Lesson 1.1: Greetings and Introductions

Objective: By the end of this lesson, students will be able to greet someone in Spanish, introduce themselves, and ask how someone is doing.

Introduction

Welcome to the exciting journey of learning Spanish, where every word you learn is a step closer to a new world of opportunities! Today, we start with the basics – greetings and introductions. Imagine landing in a beautiful Spanish-speaking city, surrounded by culture, history, and the warm smiles of locals. The first words you exchange can open doors to meaningful connections. So let’s dive in and start building those bridges!

Learning Content

  1. Basic Greetings
  • Hola (Hello)
  • Buenos días (Good morning)
  • Buenas tardes (Good afternoon)
  • Buenas noches (Good evening/night)
  1. Introducing Yourself
  • Me llamo… (My name is…)
  • Soy… (I am…)
  • Encantado/a (Pleased to meet you; use “encantado” if you’re male and “encantada” if you’re female)
  • ¿Cómo te llamas? (What’s your name?)
  1. Asking How Someone Is Doing
  • ¿Cómo estás? (How are you? Informal)
  • ¿Cómo está usted? (How are you? Formal)
  • Bien, gracias. ¿Y tú? (Fine, thanks. And you? Informal)
  • Bien, gracias. ¿Y usted? (Fine, thanks. And you? Formal)

Activities

  1. Role-Play
  • Pair up with a classmate.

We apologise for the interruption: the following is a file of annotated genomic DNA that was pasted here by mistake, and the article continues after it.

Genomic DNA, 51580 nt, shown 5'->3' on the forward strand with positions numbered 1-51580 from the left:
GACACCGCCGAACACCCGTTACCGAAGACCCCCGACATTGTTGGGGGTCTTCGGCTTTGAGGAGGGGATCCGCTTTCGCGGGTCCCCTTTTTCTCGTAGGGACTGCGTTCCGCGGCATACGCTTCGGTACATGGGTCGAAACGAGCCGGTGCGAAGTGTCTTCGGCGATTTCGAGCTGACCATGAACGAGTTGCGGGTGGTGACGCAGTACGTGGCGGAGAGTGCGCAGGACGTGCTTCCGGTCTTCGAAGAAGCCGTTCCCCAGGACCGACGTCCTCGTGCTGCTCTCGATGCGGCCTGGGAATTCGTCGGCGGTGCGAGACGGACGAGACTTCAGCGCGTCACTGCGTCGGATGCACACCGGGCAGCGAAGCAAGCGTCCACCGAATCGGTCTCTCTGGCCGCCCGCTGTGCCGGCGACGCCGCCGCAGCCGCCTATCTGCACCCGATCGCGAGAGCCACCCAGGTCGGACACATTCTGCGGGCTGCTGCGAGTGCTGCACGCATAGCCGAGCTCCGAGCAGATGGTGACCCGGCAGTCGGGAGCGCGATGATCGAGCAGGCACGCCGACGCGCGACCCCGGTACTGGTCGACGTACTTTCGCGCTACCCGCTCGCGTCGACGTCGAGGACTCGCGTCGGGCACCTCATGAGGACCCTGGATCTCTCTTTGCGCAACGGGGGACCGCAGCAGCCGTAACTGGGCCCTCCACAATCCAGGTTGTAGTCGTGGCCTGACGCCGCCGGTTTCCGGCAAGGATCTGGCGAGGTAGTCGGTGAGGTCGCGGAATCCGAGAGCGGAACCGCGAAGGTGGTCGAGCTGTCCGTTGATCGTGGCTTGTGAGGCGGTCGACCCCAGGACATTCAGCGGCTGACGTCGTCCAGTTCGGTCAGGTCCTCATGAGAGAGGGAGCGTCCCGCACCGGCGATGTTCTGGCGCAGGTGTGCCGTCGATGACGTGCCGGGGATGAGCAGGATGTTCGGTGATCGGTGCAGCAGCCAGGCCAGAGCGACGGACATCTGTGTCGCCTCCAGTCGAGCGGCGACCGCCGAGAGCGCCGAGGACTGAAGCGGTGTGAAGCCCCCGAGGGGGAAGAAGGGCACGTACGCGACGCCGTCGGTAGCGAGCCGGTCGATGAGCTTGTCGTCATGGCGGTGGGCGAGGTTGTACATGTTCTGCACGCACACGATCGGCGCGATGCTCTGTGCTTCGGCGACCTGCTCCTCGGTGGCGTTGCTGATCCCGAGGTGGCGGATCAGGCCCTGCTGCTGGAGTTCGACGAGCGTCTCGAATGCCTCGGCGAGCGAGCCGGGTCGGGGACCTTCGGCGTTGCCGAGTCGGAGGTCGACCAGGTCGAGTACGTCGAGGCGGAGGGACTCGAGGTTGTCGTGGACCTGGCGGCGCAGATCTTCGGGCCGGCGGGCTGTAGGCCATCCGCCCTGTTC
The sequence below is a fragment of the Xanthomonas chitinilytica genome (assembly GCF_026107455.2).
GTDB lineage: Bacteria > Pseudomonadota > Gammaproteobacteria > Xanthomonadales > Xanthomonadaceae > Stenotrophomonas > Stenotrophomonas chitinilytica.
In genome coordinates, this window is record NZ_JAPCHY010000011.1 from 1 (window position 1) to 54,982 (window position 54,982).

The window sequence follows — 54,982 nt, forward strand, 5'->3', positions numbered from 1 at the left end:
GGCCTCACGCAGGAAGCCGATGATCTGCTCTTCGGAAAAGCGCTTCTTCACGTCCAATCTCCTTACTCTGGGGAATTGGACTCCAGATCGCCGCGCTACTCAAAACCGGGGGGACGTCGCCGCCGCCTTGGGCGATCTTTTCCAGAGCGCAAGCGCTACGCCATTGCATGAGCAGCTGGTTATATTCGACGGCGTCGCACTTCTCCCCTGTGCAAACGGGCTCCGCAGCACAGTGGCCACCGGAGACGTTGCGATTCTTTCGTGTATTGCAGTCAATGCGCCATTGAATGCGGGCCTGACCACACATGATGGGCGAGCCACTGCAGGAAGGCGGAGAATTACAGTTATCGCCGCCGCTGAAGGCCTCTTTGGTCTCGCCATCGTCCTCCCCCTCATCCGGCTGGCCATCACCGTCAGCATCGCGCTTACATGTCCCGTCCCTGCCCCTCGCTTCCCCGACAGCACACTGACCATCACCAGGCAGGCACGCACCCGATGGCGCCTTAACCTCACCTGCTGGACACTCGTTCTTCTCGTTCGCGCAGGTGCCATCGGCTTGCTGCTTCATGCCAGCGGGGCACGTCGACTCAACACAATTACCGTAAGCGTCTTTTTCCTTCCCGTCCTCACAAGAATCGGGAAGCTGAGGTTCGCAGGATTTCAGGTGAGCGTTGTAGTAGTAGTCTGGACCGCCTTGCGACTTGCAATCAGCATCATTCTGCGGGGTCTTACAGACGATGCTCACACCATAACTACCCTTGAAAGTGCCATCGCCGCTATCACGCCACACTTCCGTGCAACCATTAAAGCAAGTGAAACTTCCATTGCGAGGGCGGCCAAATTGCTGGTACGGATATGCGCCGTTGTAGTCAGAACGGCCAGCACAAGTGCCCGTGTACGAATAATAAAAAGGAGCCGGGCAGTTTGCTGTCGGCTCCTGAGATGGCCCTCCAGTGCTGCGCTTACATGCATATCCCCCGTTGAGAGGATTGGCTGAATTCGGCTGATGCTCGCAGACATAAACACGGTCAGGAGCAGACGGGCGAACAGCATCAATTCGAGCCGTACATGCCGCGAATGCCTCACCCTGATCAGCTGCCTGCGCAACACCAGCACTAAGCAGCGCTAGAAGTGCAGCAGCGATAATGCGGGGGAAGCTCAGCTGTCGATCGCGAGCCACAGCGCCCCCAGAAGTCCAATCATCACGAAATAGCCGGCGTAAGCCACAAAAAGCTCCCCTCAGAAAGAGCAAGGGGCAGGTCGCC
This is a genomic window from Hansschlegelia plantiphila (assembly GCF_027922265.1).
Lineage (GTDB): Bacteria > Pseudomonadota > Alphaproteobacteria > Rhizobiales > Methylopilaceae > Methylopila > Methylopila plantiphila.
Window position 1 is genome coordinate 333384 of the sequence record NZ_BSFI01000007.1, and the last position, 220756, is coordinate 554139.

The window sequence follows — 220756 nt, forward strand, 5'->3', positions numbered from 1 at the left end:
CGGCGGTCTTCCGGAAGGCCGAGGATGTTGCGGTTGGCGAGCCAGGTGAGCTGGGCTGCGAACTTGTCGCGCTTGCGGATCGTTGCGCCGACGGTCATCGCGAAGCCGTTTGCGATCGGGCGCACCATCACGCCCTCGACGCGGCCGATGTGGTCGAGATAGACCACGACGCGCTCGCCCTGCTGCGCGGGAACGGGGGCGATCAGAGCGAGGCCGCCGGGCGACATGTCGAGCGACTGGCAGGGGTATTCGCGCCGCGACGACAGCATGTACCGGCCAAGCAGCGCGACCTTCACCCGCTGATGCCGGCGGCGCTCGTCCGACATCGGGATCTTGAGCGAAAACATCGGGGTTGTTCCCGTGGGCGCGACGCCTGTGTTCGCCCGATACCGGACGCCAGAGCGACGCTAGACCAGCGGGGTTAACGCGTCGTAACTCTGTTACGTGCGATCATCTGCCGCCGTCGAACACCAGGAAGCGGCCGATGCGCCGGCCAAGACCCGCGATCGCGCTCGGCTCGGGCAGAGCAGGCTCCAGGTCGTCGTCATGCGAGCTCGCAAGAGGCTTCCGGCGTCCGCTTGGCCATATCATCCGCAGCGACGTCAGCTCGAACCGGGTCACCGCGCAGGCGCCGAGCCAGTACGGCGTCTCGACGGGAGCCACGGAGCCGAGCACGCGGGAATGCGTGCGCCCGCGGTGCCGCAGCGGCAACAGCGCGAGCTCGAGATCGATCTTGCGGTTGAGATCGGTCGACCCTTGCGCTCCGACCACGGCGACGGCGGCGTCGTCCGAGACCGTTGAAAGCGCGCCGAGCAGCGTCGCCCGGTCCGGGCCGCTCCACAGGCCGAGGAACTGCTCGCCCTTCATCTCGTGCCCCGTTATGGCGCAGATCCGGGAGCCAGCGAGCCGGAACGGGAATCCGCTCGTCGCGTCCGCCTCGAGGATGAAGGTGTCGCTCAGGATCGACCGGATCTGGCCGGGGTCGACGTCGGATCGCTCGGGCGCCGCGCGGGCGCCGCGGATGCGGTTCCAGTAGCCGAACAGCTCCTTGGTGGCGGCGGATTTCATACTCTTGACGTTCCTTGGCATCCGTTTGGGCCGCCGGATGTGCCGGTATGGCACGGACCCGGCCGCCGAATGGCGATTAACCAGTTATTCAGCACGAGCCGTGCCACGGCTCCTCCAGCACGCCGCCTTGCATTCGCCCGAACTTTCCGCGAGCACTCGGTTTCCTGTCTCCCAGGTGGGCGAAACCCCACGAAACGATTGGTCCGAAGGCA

• Take turns greeting each other, introducing yourselves, and asking how the other person is doing.
  • Practice both the informal (“tú”) and formal (“usted”) forms.
  1. Create Your Own Introduction Card
  • Design a small card that includes your name, a greeting, and a question asking how someone is doing in Spanish.
  • On the back, write the English translation. You can use this card as a quick reference in future conversations.

Discussion Questions

  • Why might the choice between “tú” and “usted” be important in conversations?
  • How do greetings in Spanish compare to those in your native language or other languages you know?

Expanding Learning

  • Watch a short video of people greeting each other in Spanish. Pay attention to their body language and tone of voice. How do these non-verbal cues support the verbal greeting?
  • Research how greetings might vary in different Spanish-speaking countries. For example, in some cultures, a kiss on the cheek is a common greeting among friends.

Conclusion

Mastering greetings and introductions is your first step into the world of Spanish. These simple words are powerful tools for beginning conversations and forging connections. Remember, every conversation you have in Spanish, no matter how brief, is a victory in your language learning journey. Keep practicing, and soon you’ll move from simple greetings to deep, meaningful conversations. ¡Hasta la próxima!

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